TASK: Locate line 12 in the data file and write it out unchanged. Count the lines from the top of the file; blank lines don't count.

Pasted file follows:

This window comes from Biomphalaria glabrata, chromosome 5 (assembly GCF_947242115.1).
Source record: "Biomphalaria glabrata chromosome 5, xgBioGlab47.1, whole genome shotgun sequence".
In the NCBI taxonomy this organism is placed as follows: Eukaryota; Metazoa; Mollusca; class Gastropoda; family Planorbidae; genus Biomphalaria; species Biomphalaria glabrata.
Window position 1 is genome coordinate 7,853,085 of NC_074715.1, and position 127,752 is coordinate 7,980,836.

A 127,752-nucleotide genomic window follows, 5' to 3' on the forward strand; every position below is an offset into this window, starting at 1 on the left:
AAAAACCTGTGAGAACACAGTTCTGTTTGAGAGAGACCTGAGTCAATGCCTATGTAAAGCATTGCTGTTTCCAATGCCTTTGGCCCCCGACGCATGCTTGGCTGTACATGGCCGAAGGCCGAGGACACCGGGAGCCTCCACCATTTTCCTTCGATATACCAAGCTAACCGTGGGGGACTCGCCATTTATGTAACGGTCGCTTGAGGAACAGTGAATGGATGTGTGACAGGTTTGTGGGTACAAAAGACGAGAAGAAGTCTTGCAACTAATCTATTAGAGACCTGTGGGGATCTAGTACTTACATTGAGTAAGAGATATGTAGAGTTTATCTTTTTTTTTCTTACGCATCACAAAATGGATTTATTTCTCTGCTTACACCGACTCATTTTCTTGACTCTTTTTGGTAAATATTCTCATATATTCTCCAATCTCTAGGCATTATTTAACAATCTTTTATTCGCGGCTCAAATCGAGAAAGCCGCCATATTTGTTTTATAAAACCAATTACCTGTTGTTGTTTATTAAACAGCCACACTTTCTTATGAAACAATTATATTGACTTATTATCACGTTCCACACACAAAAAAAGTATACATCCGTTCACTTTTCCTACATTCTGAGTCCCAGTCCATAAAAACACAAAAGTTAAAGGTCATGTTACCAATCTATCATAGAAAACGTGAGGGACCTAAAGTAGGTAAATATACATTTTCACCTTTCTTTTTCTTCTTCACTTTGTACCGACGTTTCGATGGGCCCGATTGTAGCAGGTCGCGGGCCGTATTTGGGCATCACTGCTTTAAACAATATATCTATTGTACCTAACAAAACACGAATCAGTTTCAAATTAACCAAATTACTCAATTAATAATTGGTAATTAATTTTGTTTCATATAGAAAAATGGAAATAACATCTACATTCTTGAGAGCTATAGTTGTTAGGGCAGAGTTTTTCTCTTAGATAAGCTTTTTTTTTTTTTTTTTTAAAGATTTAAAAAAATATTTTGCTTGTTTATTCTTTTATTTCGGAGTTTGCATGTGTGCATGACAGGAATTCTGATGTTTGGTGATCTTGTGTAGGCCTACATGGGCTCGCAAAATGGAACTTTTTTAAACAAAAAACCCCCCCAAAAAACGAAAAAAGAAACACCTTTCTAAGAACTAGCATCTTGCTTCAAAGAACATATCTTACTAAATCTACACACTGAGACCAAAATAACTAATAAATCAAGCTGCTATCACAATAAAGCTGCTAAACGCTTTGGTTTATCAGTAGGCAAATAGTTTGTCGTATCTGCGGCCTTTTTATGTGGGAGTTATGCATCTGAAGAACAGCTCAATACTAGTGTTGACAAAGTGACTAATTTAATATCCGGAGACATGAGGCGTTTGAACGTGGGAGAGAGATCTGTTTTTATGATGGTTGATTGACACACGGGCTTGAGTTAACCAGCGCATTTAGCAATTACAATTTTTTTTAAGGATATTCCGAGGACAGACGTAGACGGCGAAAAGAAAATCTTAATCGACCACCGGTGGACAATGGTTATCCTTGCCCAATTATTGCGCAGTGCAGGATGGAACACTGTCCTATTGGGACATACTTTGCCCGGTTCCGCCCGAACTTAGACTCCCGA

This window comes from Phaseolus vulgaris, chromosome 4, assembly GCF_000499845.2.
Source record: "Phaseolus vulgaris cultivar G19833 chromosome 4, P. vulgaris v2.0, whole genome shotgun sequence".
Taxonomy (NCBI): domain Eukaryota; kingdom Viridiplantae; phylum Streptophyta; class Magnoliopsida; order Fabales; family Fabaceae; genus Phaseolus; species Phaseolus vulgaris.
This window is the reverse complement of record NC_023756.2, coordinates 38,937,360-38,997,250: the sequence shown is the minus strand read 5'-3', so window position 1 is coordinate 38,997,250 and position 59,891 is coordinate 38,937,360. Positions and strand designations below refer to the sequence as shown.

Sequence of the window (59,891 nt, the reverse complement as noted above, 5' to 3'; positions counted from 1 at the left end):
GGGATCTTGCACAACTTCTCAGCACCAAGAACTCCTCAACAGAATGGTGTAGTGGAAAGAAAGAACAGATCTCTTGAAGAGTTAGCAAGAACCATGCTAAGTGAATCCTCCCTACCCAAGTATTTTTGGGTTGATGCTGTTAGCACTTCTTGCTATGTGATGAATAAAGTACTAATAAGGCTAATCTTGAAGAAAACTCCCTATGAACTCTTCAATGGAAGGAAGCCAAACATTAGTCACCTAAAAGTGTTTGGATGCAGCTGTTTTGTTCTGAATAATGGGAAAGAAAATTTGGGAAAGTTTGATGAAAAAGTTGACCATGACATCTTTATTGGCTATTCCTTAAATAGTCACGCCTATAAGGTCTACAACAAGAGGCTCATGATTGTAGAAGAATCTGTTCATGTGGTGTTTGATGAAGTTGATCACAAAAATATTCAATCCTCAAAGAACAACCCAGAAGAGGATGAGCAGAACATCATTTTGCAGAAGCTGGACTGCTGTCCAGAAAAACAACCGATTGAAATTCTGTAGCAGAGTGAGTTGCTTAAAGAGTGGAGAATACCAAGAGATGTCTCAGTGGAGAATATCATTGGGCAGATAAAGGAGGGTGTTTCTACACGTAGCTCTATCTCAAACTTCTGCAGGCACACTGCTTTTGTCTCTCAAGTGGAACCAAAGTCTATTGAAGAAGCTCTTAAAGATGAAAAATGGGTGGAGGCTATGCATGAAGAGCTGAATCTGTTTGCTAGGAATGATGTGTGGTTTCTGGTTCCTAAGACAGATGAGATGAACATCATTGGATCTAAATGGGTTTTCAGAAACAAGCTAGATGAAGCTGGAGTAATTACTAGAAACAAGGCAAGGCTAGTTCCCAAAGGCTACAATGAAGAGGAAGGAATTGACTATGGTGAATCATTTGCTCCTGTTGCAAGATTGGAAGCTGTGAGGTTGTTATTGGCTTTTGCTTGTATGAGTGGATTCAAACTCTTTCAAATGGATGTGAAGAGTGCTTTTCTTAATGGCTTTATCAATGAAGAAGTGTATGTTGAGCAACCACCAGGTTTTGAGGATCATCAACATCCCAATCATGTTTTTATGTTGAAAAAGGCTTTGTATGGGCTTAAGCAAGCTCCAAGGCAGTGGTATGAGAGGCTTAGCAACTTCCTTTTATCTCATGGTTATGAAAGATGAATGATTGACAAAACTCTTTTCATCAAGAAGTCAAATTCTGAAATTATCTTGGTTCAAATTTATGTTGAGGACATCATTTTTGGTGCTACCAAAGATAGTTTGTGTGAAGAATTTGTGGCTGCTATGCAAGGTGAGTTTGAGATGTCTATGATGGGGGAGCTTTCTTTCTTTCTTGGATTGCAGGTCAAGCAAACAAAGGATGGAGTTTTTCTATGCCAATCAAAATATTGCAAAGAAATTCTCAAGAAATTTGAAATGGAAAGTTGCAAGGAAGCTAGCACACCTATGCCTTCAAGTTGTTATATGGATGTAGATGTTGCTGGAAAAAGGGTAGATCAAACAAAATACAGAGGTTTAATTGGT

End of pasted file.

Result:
GGGATCTTGCACAACTTCTCAGCACCAAGAACTCCTCAACAGAATGGTGTAGTGGAAAGAAAGAACAGATCTCTTGAAGAGTTAGCAAGAACCATGCTAAGTGAATCCTCCCTACCCAAGTATTTTTGGGTTGATGCTGTTAGCACTTCTTGCTATGTGATGAATAAAGTACTAATAAGGCTAATCTTGAAGAAAACTCCCTATGAACTCTTCAATGGAAGGAAGCCAAACATTAGTCACCTAAAAGTGTTTGGATGCAGCTGTTTTGTTCTGAATAATGGGAAAGAAAATTTGGGAAAGTTTGATGAAAAAGTTGACCATGACATCTTTATTGGCTATTCCTTAAATAGTCACGCCTATAAGGTCTACAACAAGAGGCTCATGATTGTAGAAGAATCTGTTCATGTGGTGTTTGATGAAGTTGATCACAAAAATATTCAATCCTCAAAGAACAACCCAGAAGAGGATGAGCAGAACATCATTTTGCAGAAGCTGGACTGCTGTCCAGAAAAACAACCGATTGAAATTCTGTAGCAGAGTGAGTTGCTTAAAGAGTGGAGAATACCAAGAGATGTCTCAGTGGAGAATATCATTGGGCAGATAAAGGAGGGTGTTTCTACACGTAGCTCTATCTCAAACTTCTGCAGGCACACTGCTTTTGTCTCTCAAGTGGAACCAAAGTCTATTGAAGAAGCTCTTAAAGATGAAAAATGGGTGGAGGCTATGCATGAAGAGCTGAATCTGTTTGCTAGGAATGATGTGTGGTTTCTGGTTCCTAAGACAGATGAGATGAACATCATTGGATCTAAATGGGTTTTCAGAAACAAGCTAGATGAAGCTGGAGTAATTACTAGAAACAAGGCAAGGCTAGTTCCCAAAGGCTACAATGAAGAGGAAGGAATTGACTATGGTGAATCATTTGCTCCTGTTGCAAGATTGGAAGCTGTGAGGTTGTTATTGGCTTTTGCTTGTATGAGTGGATTCAAACTCTTTCAAATGGATGTGAAGAGTGCTTTTCTTAATGGCTTTATCAATGAAGAAGTGTATGTTGAGCAACCACCAGGTTTTGAGGATCATCAACATCCCAATCATGTTTTTATGTTGAAAAAGGCTTTGTATGGGCTTAAGCAAGCTCCAAGGCAGTGGTATGAGAGGCTTAGCAACTTCCTTTTATCTCATGGTTATGAAAGATGAATGATTGACAAAACTCTTTTCATCAAGAAGTCAAATTCTGAAATTATCTTGGTTCAAATTTATGTTGAGGACATCATTTTTGGTGCTACCAAAGATAGTTTGTGTGAAGAATTTGTGGCTGCTATGCAAGGTGAGTTTGAGATGTCTATGATGGGGGAGCTTTCTTTCTTTCTTGGATTGCAGGTCAAGCAAACAAAGGATGGAGTTTTTCTATGCCAATCAAAATATTGCAAAGAAATTCTCAAGAAATTTGAAATGGAAAGTTGCAAGGAAGCTAGCACACCTATGCCTTCAAGTTGTTATATGGATGTAGATGTTGCTGGAAAAAGGGTAGATCAAACAAAATACAGAGGTTTAATTGGT